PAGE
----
Multiple States Set Sights on Medicaid Expansion in Coming Election; Millions Could Gain Eligibility

About 3.7 million people could gain access to health care if the current 12 nonexpansion states were to fully implement a Medicaid expansion in 2023, according to a recent Urban Institute analysis.

In the upcoming gubernatorial elections in November, Medicaid expansion could be a key issue in several nonexpansion states, including Wisconsin, Kansas and Georgia. All three states had several failed attempts to fully expand Medicaid eligibility.


News Briefs: Biden Admin Takes Steps to Streamline Medicaid, CHIP Eligibility

CMS on Aug. 31 proposed a new regulation aimed at streamlining applications, verifications, enrollment and renewals for Medicaid and Children’s Health Insurance Program (CHIP) coverage. The rule would make a host of changes, such as eliminating the requirement that individuals apply for other benefits as a condition of Medicaid eligibility, requiring that states conduct renewals no more than once every 12 months, and establishing specific guidelines for states to check available data prior to terminating eligibility when a beneficiary cannot be reached due to returned mail. CMS said it estimates that “this proposed rule would remove barriers to enrollment and increase the number of eligible individuals who obtain coverage and are continuously enrolled in Medicaid and CHIP.”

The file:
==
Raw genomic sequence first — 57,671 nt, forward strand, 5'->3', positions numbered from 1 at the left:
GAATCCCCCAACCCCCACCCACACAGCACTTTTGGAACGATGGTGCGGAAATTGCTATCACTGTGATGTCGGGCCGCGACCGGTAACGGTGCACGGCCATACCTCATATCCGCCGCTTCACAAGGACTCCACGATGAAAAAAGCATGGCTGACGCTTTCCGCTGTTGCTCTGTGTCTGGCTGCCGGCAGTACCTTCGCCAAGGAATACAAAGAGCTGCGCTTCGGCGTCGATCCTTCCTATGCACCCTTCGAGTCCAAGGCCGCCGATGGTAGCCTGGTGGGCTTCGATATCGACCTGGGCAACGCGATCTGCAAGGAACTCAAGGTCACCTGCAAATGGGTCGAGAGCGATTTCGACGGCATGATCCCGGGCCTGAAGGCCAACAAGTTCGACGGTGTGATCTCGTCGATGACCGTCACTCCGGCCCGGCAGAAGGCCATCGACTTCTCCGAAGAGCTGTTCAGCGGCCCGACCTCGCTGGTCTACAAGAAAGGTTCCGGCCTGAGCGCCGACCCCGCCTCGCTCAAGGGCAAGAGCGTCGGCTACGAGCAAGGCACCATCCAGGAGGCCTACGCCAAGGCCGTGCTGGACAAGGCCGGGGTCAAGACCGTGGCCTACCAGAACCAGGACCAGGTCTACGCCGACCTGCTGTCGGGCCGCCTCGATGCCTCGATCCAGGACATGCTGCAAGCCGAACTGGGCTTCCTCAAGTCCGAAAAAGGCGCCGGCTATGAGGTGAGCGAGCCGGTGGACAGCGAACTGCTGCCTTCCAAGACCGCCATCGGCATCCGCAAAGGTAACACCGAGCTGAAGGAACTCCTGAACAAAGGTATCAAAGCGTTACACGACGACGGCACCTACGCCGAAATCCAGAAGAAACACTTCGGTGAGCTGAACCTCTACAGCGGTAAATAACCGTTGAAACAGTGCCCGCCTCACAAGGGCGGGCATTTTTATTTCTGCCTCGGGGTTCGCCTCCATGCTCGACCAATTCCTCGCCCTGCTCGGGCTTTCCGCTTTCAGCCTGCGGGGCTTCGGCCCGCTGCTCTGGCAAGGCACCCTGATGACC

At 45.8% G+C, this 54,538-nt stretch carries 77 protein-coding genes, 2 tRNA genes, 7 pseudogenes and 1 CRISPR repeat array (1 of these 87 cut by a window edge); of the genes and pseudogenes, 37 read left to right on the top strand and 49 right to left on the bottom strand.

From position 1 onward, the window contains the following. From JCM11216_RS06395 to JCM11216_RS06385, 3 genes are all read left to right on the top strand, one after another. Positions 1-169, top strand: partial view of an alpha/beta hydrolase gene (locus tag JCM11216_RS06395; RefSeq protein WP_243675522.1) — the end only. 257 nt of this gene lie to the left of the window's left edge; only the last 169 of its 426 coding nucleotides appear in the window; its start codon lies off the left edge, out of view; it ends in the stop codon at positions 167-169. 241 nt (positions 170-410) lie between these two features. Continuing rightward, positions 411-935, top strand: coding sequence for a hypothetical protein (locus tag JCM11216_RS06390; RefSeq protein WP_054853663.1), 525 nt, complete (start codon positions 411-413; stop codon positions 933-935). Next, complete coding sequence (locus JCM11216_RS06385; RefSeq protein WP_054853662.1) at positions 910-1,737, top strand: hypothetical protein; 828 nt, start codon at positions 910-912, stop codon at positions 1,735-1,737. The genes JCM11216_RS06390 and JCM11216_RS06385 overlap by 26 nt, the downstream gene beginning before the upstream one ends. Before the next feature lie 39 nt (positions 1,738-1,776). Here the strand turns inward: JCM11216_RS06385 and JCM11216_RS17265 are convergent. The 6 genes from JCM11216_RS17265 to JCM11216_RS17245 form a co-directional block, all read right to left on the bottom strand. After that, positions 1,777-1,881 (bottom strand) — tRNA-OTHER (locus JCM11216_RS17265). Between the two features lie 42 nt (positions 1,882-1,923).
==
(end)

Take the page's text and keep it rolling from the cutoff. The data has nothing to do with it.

Medi-Cal Awards Diss Centene With Reduced Service Area

As part of a Medicaid managed care revamp and its first statewide competitive procurement for the Medi-Cal program, the California Dept. of Health Care Services (DHCS) on Aug. 25 named the three insurers that will serve as commercial managed care plans (MCPs) in 2024. Elevance Health’s Anthem Blue Cross Partnership Plan, Centene Corp.’s Health Net and Molina Health Care were selected to participate in varying service areas across 21 counties. Health Net’s loss of three counties, however, spooked investors as Centene already faces declining Medicaid enrollment and continues to settle allegations of mishandling Medicaid pharmacy benefits in multiple states, the latest being Washington.

Amid Inflation, Possible Recession, Insurers Are on Strong Financial Footing

Despite worrying macroeconomic trends, health insurers have done well this year so far, with all the largest publicly traded health insurance firms posting year-over-year earnings growth in the first half of 2022. Experts tell AIS Health, a division of MMIT, that they don’t expect health insurers to struggle despite ominous signs across the economy.

Those headwinds include inflation; a possible recession, which could decimate employer-based insurance enrollment; medical cost growth; and the resumption of Medicaid eligibility redeterminations, which will force unprecedented amounts of disenrollment. But experts say that insurers with a mix of business lines should be in a strong financial position. The largest risk is likely to insurers that carry a coverage mix disproportionately focused on the commercial market.